Vegan Chocolate Chip Pancake for One from Food.com. I went through a pancake phase, indulging myself in a different kind of pancake every Sunday, and it escalated to me finding a single-serving recipe I could quickly make during the week. I just omitted all the optional ingredients in this recipe including the sugar and added chocolate chips. It is really simple; I had the recipe memorized by my 3rd personal pancake breakfast.
Vegan Black-Bean Quesadillas from Love My Vegan Life. This quesadilla recipe has chipotle hummus instead of cheese and, strangely enough, it’s an perfect substitute! The hummus lends it the creaminess you’d get from the cheese so you don’t even miss it. I didn’t have pre-made chipotle hummus so I pureed a couple of chipotle peppers in adobo with red pepper hummus.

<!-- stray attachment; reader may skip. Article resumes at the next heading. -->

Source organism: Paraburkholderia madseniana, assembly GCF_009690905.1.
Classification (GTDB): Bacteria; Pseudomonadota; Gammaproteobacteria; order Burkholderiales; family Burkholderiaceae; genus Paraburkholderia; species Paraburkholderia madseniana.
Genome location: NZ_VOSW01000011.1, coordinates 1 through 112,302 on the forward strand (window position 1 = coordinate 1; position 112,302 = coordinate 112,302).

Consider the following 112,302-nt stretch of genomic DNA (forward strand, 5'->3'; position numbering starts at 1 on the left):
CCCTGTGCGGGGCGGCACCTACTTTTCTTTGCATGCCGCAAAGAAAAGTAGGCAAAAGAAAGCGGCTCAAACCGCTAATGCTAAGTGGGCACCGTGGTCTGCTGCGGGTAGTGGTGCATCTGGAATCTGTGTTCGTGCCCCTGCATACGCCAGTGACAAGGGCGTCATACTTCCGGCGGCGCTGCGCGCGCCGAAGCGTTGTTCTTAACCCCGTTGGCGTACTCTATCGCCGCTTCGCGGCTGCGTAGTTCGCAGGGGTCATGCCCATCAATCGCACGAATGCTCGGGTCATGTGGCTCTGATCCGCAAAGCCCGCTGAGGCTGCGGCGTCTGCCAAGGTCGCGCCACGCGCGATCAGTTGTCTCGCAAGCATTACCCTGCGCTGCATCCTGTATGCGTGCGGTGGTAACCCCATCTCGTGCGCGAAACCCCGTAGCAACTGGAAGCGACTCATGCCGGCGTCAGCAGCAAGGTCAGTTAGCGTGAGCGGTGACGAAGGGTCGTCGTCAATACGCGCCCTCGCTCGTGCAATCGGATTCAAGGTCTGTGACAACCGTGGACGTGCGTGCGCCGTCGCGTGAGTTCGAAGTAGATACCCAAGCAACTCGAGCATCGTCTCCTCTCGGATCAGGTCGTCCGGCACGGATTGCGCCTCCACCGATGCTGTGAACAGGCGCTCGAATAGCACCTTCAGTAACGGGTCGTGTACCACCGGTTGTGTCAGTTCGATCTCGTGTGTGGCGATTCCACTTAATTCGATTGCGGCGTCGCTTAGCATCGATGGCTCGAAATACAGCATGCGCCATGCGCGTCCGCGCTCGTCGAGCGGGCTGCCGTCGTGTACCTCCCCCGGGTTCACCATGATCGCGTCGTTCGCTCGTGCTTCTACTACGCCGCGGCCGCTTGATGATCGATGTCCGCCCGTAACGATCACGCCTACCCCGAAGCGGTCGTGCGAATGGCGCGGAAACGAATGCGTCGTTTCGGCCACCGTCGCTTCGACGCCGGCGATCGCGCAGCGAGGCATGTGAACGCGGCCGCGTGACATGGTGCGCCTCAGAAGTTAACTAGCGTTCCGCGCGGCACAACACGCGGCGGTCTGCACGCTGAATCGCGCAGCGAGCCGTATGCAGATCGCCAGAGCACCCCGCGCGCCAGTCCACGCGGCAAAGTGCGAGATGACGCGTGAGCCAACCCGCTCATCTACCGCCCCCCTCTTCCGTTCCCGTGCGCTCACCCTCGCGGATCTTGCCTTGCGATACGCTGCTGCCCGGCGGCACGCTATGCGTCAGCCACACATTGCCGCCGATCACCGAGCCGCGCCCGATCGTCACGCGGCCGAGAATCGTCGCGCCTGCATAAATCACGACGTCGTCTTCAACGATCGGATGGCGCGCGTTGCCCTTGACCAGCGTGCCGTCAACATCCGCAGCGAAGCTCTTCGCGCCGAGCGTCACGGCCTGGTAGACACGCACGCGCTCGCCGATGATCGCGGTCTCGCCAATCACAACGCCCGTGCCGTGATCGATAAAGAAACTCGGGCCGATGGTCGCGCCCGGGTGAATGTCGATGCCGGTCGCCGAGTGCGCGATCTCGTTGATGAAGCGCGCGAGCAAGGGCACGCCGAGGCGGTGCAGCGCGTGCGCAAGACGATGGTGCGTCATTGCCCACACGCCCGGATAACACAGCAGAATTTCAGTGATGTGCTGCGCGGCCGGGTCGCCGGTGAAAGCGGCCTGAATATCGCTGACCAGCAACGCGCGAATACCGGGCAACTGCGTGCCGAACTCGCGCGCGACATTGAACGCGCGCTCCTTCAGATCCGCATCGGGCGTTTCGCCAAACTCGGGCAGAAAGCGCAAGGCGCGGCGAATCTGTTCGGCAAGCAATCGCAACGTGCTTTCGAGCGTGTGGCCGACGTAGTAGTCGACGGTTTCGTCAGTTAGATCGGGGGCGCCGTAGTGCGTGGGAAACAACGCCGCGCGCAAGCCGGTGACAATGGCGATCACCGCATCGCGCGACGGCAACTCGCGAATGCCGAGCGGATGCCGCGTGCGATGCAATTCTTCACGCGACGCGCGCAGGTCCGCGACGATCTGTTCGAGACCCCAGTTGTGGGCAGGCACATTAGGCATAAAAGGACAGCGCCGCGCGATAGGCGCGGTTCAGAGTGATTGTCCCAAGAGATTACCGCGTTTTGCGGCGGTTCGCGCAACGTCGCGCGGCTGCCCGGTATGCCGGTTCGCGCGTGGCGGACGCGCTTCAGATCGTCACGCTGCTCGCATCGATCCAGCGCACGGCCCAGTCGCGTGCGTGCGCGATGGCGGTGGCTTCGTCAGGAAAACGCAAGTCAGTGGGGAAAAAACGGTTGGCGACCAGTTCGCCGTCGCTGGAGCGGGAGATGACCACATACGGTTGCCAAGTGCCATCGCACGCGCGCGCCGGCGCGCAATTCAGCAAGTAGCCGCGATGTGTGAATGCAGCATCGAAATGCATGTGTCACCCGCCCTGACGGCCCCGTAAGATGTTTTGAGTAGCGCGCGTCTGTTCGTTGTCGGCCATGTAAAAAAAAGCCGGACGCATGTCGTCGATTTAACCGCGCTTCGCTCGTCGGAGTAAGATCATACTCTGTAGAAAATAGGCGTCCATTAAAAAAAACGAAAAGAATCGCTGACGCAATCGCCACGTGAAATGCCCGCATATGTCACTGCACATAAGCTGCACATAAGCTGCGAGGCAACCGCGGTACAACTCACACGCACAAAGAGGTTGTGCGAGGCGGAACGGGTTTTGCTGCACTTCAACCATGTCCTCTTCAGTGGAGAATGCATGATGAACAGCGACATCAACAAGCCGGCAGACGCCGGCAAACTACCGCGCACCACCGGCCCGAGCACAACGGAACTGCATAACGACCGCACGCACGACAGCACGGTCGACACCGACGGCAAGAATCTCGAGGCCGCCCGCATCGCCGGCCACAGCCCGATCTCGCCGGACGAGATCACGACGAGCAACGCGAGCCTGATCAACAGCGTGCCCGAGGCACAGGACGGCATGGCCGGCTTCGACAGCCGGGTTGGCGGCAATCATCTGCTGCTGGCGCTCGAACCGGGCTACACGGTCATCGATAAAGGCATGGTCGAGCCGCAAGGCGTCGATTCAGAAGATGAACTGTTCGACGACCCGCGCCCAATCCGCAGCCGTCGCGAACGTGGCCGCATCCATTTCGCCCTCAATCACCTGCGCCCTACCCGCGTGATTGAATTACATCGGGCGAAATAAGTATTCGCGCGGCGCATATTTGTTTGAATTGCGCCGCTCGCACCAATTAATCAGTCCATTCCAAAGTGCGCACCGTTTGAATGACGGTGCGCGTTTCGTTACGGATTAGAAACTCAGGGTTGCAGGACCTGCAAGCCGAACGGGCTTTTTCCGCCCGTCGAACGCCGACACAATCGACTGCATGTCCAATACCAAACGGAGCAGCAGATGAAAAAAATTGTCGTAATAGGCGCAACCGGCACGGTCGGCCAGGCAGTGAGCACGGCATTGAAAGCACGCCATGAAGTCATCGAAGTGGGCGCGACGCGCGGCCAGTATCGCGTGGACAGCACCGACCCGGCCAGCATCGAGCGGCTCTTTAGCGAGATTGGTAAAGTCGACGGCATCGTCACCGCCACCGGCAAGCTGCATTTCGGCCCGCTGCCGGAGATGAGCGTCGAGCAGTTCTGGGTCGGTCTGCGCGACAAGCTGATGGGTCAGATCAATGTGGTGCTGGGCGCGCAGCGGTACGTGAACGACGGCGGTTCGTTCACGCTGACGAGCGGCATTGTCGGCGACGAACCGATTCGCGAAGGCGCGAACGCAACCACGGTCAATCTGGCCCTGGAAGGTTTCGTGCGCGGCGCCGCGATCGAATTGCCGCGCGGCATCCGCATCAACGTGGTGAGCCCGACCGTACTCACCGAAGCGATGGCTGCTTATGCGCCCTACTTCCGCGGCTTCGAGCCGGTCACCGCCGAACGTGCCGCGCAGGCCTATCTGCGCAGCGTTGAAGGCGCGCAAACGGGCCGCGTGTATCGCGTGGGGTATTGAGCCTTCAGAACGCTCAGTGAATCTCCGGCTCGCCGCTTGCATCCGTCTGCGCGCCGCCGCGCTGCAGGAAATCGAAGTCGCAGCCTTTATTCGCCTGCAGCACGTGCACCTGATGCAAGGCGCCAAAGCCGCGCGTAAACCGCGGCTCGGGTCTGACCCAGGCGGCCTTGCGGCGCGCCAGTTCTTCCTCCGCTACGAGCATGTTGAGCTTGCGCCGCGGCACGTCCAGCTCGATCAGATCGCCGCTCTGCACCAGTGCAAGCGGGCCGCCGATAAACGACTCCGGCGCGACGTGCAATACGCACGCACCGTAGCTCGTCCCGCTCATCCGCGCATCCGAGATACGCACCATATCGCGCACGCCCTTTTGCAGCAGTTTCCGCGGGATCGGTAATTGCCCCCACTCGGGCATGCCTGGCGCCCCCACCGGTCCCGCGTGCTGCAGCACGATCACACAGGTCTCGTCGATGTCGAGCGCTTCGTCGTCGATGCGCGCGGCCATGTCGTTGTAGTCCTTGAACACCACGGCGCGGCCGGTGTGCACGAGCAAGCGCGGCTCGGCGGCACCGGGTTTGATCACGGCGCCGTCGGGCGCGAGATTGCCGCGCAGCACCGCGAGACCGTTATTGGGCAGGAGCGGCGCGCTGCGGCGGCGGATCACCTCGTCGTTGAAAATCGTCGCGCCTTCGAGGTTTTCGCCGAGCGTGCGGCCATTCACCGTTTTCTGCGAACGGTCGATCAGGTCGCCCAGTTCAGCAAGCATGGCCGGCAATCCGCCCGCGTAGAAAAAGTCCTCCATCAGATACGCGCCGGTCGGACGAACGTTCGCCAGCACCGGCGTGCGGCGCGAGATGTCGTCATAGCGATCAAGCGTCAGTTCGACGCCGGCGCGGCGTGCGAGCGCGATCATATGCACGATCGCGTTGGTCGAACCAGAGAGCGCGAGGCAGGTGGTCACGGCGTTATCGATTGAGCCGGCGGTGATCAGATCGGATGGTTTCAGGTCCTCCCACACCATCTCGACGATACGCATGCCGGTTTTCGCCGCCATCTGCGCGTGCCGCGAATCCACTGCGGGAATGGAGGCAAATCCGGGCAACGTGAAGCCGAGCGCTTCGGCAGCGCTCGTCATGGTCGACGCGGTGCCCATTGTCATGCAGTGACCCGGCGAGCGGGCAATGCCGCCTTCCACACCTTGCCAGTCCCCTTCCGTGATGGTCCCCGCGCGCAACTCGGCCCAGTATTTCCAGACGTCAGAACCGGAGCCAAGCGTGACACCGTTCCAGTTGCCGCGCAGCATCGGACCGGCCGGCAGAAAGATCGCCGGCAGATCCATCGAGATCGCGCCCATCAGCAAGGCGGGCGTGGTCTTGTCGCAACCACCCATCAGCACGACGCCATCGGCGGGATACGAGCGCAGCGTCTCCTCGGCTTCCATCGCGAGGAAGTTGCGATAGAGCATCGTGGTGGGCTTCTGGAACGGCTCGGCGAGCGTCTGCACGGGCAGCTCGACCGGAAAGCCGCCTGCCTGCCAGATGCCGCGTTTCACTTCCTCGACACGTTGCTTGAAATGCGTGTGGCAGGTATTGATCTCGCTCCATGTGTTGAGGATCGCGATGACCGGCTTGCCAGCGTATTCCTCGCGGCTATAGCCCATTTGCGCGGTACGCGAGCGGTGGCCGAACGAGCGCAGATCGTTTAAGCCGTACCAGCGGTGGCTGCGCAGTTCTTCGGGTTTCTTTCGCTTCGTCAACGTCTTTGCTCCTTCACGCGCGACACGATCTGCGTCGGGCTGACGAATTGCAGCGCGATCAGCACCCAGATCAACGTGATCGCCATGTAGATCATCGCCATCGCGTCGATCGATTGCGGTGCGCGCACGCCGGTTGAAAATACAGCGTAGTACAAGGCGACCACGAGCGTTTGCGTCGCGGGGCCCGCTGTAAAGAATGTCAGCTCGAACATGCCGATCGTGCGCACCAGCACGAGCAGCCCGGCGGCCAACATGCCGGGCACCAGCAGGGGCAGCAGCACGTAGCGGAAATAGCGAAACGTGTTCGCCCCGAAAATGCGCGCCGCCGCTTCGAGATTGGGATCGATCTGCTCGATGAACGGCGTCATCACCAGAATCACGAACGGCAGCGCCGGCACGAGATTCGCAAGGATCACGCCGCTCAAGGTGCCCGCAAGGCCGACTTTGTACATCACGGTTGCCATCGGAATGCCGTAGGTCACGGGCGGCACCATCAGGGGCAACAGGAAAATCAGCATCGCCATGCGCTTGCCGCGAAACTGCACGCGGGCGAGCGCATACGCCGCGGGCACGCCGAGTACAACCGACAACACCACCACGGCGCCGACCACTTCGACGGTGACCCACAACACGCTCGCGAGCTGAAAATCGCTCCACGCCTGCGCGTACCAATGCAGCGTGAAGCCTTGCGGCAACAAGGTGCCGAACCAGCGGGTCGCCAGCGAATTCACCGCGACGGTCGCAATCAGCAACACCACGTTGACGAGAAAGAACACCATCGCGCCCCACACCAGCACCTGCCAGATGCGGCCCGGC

Tofu Popcorn “Chicken” from The Vedge. This. Just…this. I made this quite a bit towards the end of 2013. I never got it to look quite as “chicken-y” as she does in the blog, but I loved the flavor. The coating is spot-on and when you have these the next day, they’re so close in texture (and almost taste!) to the animal version, it’s scary. (I added a little hot sauce droplets to mine and dipped them in soy sauce.)
BBQ Seitan Stuffed Sweet Potato with Mojo-Marinated Kale from ME! I love sauce. When I wasn’t a vegetarian, I loved barbecue and wings so much simply because the meat was a receptacle for delicious tangy, spicy sauces. Once I learned how to make my own seitan, it wasn’t long before I started dressing it up in my favorite sauces.